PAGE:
Mrs Onyinyechi Susan Madu is a nurse practitioner whose dedication has deeply impacted the local midwifery nursing community, as well as the broader global health ecosystem. She has participated extensively in research and community care work that has positively impacted the lives of the poor and underprivileged in rural communities of Imo State, Nigeria. Susan contributes regularly to courses, healthcare, and movements at the grassroots level to improve access to quality healthcare through extensive research and intervention schemes.
“As an individual, it is my passion to add value to lives and to my environment, I, therefore, urge every Nurse to adopt this mindset, which is able to drive one into positive actions for the good of our generation and the betterment of humanity, thereby making a continuous positive impact on global health as a whole.”
Madu Onyinyechi Susan is a Nurse/Midwife, with a Post-Graduate Diploma in Health and Social Service Development Administration, an MSc. Environmental Health Management (MEHM), with specialization in Public Health, and is a Certified Management Consultant (CMC) and a Fellow of the Institute of Management Consultants (FIMC). Susan is passionate about developing the health care delivery sector in Nigeria and beyond and has been involved in health education and advocacy at local and international levels. As a Nursing Officer at the Abubakar Tafawa Balewa University Teaching Hospital (ATBUTH), Bauchi State, Nigeria, following the severe cholera outbreak that rampaged the State at that time, she carried out a research on “The Incidence Of 2014 Cholera Outbreak Recorded At The Cholera Treatment Center (CTC) Sited At The Abubakar Tafawa Balewa University Teaching Hospital (ATBUTH), Bauchi.”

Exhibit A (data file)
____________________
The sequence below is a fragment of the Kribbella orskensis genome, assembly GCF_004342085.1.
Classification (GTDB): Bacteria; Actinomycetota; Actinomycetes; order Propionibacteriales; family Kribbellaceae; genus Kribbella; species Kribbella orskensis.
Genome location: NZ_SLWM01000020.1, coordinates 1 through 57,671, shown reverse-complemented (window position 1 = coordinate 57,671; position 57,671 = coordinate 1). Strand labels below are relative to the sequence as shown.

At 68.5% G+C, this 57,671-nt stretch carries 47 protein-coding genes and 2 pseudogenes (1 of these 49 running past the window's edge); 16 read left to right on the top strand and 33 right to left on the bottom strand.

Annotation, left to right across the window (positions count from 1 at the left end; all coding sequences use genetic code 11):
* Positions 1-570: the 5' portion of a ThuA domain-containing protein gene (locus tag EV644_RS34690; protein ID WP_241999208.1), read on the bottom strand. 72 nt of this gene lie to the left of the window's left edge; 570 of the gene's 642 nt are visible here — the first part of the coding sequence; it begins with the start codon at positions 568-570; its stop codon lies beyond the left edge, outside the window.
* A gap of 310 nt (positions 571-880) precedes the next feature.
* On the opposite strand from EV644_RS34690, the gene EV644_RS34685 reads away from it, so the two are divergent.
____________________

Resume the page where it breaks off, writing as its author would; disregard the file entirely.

She developed questionnaires and mobilized environmental health officers from the public health department of the hospital, to enter the most affected communities where they were able to administer questionnaires, disseminate information and health educated community members about the disease process, its prevention, control and treatment and also distributed WHO provided chlorine tablets to community members for the treatment of their drinking water.
At the broader level, her health research, findings and contributions on the cholera outbreak were added to the voices of other researchers at the 2017 Biennial General Meeting/Scientific Session of West African College of Nursing at the ECOWAS Conference Centre in Abuja, Nigeria. In 2018, she founded and now coordinates a Nursing Research Team in Imo State, Nigeria encouraging them to break boundaries and find health solutions to positively impact the lives of the poor and underprivileged in rural communities. She inspires her team to become their very best and participate in scientific presentations as she continues to teach Nurses and develop the Nursing Profession and health care system.